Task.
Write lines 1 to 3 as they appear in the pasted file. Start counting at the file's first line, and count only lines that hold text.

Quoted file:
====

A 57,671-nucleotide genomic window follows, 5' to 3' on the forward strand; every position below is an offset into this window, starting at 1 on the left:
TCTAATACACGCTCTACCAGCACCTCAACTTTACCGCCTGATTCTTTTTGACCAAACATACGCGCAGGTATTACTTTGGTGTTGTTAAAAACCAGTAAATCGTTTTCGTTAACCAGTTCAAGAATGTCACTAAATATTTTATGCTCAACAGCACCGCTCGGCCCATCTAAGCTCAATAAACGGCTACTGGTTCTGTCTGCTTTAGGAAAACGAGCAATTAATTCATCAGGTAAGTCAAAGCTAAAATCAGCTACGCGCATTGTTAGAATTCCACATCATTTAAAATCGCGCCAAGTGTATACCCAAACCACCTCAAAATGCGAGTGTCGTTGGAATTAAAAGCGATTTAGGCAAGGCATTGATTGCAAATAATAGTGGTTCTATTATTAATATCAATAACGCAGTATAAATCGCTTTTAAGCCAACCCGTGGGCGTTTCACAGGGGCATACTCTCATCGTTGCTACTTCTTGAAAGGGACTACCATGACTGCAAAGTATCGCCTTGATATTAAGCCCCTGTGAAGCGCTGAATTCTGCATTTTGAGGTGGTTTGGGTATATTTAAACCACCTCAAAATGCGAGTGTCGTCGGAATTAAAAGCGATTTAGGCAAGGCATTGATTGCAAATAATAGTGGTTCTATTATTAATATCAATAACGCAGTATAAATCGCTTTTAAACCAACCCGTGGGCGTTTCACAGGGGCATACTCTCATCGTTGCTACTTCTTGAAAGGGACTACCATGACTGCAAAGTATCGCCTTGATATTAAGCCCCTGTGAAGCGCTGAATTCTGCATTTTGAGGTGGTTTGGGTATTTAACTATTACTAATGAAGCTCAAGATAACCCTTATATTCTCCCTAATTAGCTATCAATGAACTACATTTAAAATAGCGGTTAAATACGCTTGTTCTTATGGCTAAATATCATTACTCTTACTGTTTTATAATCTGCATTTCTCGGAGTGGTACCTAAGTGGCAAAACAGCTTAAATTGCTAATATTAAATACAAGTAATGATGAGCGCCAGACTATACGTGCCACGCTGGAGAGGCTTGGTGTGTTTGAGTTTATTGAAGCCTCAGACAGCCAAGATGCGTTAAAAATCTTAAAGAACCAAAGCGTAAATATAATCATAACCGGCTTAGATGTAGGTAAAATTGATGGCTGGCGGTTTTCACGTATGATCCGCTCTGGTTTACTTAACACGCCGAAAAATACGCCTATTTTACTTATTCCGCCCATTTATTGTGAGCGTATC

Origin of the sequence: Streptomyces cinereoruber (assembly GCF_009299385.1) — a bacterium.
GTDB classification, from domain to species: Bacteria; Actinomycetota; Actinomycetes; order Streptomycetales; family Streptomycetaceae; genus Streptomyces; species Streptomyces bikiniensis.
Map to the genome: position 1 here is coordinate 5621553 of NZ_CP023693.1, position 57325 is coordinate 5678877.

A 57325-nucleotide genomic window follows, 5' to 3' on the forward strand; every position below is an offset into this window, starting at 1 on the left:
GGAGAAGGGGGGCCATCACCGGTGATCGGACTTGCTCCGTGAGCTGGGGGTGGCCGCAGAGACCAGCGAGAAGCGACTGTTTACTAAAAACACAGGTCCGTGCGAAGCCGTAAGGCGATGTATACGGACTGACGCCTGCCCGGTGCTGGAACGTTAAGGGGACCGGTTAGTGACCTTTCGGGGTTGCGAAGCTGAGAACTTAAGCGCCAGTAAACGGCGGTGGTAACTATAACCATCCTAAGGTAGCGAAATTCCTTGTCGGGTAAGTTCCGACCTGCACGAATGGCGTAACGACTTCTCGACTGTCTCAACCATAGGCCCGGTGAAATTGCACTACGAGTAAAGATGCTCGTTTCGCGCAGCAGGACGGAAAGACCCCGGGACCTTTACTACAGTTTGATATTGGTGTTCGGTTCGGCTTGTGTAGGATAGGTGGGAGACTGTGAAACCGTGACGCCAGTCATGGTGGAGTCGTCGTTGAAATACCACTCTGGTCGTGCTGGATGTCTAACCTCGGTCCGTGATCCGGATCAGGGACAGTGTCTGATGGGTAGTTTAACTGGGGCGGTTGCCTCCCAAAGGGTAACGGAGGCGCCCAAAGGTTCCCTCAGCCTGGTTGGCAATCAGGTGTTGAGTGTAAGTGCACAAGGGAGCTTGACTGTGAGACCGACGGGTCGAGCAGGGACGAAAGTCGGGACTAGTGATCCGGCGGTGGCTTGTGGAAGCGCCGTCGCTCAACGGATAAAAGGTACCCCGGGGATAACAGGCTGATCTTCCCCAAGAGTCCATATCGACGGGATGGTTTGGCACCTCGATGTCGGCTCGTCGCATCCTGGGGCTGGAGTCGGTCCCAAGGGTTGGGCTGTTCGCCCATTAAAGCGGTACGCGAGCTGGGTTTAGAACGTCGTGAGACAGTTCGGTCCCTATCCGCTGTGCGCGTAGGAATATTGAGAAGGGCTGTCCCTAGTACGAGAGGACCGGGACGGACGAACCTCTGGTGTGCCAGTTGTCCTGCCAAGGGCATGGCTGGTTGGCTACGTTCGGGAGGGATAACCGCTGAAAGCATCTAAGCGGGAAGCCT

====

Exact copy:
A 57,671-nucleotide genomic window follows, 5' to 3' on the forward strand; every position below is an offset into this window, starting at 1 on the left:
TCTAATACACGCTCTACCAGCACCTCAACTTTACCGCCTGATTCTTTTTGACCAAACATACGCGCAGGTATTACTTTGGTGTTGTTAAAAACCAGTAAATCGTTTTCGTTAACCAGTTCAAGAATGTCACTAAATATTTTATGCTCAACAGCACCGCTCGGCCCATCTAAGCTCAATAAACGGCTACTGGTTCTGTCTGCTTTAGGAAAACGAGCAATTAATTCATCAGGTAAGTCAAAGCTAAAATCAGCTACGCGCATTGTTAGAATTCCACATCATTTAAAATCGCGCCAAGTGTATACCCAAACCACCTCAAAATGCGAGTGTCGTTGGAATTAAAAGCGATTTAGGCAAGGCATTGATTGCAAATAATAGTGGTTCTATTATTAATATCAATAACGCAGTATAAATCGCTTTTAAGCCAACCCGTGGGCGTTTCACAGGGGCATACTCTCATCGTTGCTACTTCTTGAAAGGGACTACCATGACTGCAAAGTATCGCCTTGATATTAAGCCCCTGTGAAGCGCTGAATTCTGCATTTTGAGGTGGTTTGGGTATATTTAAACCACCTCAAAATGCGAGTGTCGTCGGAATTAAAAGCGATTTAGGCAAGGCATTGATTGCAAATAATAGTGGTTCTATTATTAATATCAATAACGCAGTATAAATCGCTTTTAAACCAACCCGTGGGCGTTTCACAGGGGCATACTCTCATCGTTGCTACTTCTTGAAAGGGACTACCATGACTGCAAAGTATCGCCTTGATATTAAGCCCCTGTGAAGCGCTGAATTCTGCATTTTGAGGTGGTTTGGGTATTTAACTATTACTAATGAAGCTCAAGATAACCCTTATATTCTCCCTAATTAGCTATCAATGAACTACATTTAAAATAGCGGTTAAATACGCTTGTTCTTATGGCTAAATATCATTACTCTTACTGTTTTATAATCTGCATTTCTCGGAGTGGTACCTAAGTGGCAAAACAGCTTAAATTGCTAATATTAAATACAAGTAATGATGAGCGCCAGACTATACGTGCCACGCTGGAGAGGCTTGGTGTGTTTGAGTTTATTGAAGCCTCAGACAGCCAAGATGCGTTAAAAATCTTAAAGAACCAAAGCGTAAATATAATCATAACCGGCTTAGATGTAGGTAAAATTGATGGCTGGCGGTTTTCACGTATGATCCGCTCTGGTTTACTTAACACGCCGAAAAATACGCCTATTTTACTTATTCCGCCCATTTATTGTGAGCGTATC

Origin of the sequence: Streptomyces cinereoruber (assembly GCF_009299385.1) — a bacterium.